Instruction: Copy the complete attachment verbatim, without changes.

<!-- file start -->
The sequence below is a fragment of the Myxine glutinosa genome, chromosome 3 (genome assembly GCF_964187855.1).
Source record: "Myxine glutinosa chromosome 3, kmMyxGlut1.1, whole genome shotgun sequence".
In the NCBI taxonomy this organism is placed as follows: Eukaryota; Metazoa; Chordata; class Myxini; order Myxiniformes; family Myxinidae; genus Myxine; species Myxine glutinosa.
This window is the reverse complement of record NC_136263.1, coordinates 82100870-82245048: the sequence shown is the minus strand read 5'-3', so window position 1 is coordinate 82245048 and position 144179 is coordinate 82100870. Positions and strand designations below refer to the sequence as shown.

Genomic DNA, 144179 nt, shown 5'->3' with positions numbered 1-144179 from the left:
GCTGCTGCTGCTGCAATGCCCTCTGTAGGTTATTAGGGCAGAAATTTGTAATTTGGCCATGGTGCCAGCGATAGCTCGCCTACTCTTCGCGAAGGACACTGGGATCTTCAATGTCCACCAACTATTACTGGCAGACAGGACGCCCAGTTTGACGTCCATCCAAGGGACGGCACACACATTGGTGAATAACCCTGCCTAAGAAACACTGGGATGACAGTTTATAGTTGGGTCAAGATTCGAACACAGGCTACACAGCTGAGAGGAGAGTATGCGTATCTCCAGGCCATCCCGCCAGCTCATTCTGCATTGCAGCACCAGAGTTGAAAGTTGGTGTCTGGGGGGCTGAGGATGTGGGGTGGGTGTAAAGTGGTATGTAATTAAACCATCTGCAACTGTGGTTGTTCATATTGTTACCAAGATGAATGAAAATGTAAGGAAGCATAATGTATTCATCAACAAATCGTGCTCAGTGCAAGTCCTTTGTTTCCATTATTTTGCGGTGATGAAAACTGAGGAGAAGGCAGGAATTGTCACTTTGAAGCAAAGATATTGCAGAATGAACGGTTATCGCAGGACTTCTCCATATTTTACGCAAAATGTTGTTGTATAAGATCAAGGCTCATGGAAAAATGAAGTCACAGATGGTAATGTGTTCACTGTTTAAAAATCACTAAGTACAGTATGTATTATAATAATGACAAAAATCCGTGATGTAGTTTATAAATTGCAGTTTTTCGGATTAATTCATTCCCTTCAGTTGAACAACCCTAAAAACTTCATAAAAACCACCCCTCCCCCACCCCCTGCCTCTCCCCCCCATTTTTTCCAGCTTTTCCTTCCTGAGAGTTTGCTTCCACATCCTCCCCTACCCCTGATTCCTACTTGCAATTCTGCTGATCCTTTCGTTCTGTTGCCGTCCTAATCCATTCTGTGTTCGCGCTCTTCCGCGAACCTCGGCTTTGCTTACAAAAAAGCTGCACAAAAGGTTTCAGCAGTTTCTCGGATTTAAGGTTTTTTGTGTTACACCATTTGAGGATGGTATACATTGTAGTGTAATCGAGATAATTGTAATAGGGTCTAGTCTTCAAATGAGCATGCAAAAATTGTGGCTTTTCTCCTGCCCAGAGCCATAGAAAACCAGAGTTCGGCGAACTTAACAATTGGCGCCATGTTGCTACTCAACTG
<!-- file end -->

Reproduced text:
The sequence below is a fragment of the Myxine glutinosa genome, chromosome 3 (genome assembly GCF_964187855.1).
Source record: "Myxine glutinosa chromosome 3, kmMyxGlut1.1, whole genome shotgun sequence".
In the NCBI taxonomy this organism is placed as follows: Eukaryota; Metazoa; Chordata; class Myxini; order Myxiniformes; family Myxinidae; genus Myxine; species Myxine glutinosa.
This window is the reverse complement of record NC_136263.1, coordinates 82100870-82245048: the sequence shown is the minus strand read 5'-3', so window position 1 is coordinate 82245048 and position 144179 is coordinate 82100870. Positions and strand designations below refer to the sequence as shown.

Genomic DNA, 144179 nt, shown 5'->3' with positions numbered 1-144179 from the left:
GCTGCTGCTGCTGCAATGCCCTCTGTAGGTTATTAGGGCAGAAATTTGTAATTTGGCCATGGTGCCAGCGATAGCTCGCCTACTCTTCGCGAAGGACACTGGGATCTTCAATGTCCACCAACTATTACTGGCAGACAGGACGCCCAGTTTGACGTCCATCCAAGGGACGGCACACACATTGGTGAATAACCCTGCCTAAGAAACACTGGGATGACAGTTTATAGTTGGGTCAAGATTCGAACACAGGCTACACAGCTGAGAGGAGAGTATGCGTATCTCCAGGCCATCCCGCCAGCTCATTCTGCATTGCAGCACCAGAGTTGAAAGTTGGTGTCTGGGGGGCTGAGGATGTGGGGTGGGTGTAAAGTGGTATGTAATTAAACCATCTGCAACTGTGGTTGTTCATATTGTTACCAAGATGAATGAAAATGTAAGGAAGCATAATGTATTCATCAACAAATCGTGCTCAGTGCAAGTCCTTTGTTTCCATTATTTTGCGGTGATGAAAACTGAGGAGAAGGCAGGAATTGTCACTTTGAAGCAAAGATATTGCAGAATGAACGGTTATCGCAGGACTTCTCCATATTTTACGCAAAATGTTGTTGTATAAGATCAAGGCTCATGGAAAAATGAAGTCACAGATGGTAATGTGTTCACTGTTTAAAAATCACTAAGTACAGTATGTATTATAATAATGACAAAAATCCGTGATGTAGTTTATAAATTGCAGTTTTTCGGATTAATTCATTCCCTTCAGTTGAACAACCCTAAAAACTTCATAAAAACCACCCCTCCCCCACCCCCTGCCTCTCCCCCCCATTTTTTCCAGCTTTTCCTTCCTGAGAGTTTGCTTCCACATCCTCCCCTACCCCTGATTCCTACTTGCAATTCTGCTGATCCTTTCGTTCTGTTGCCGTCCTAATCCATTCTGTGTTCGCGCTCTTCCGCGAACCTCGGCTTTGCTTACAAAAAAGCTGCACAAAAGGTTTCAGCAGTTTCTCGGATTTAAGGTTTTTTGTGTTACACCATTTGAGGATGGTATACATTGTAGTGTAATCGAGATAATTGTAATAGGGTCTAGTCTTCAAATGAGCATGCAAAAATTGTGGCTTTTCTCCTGCCCAGAGCCATAGAAAACCAGAGTTCGGCGAACTTAACAATTGGCGCCATGTTGCTACTCAACTG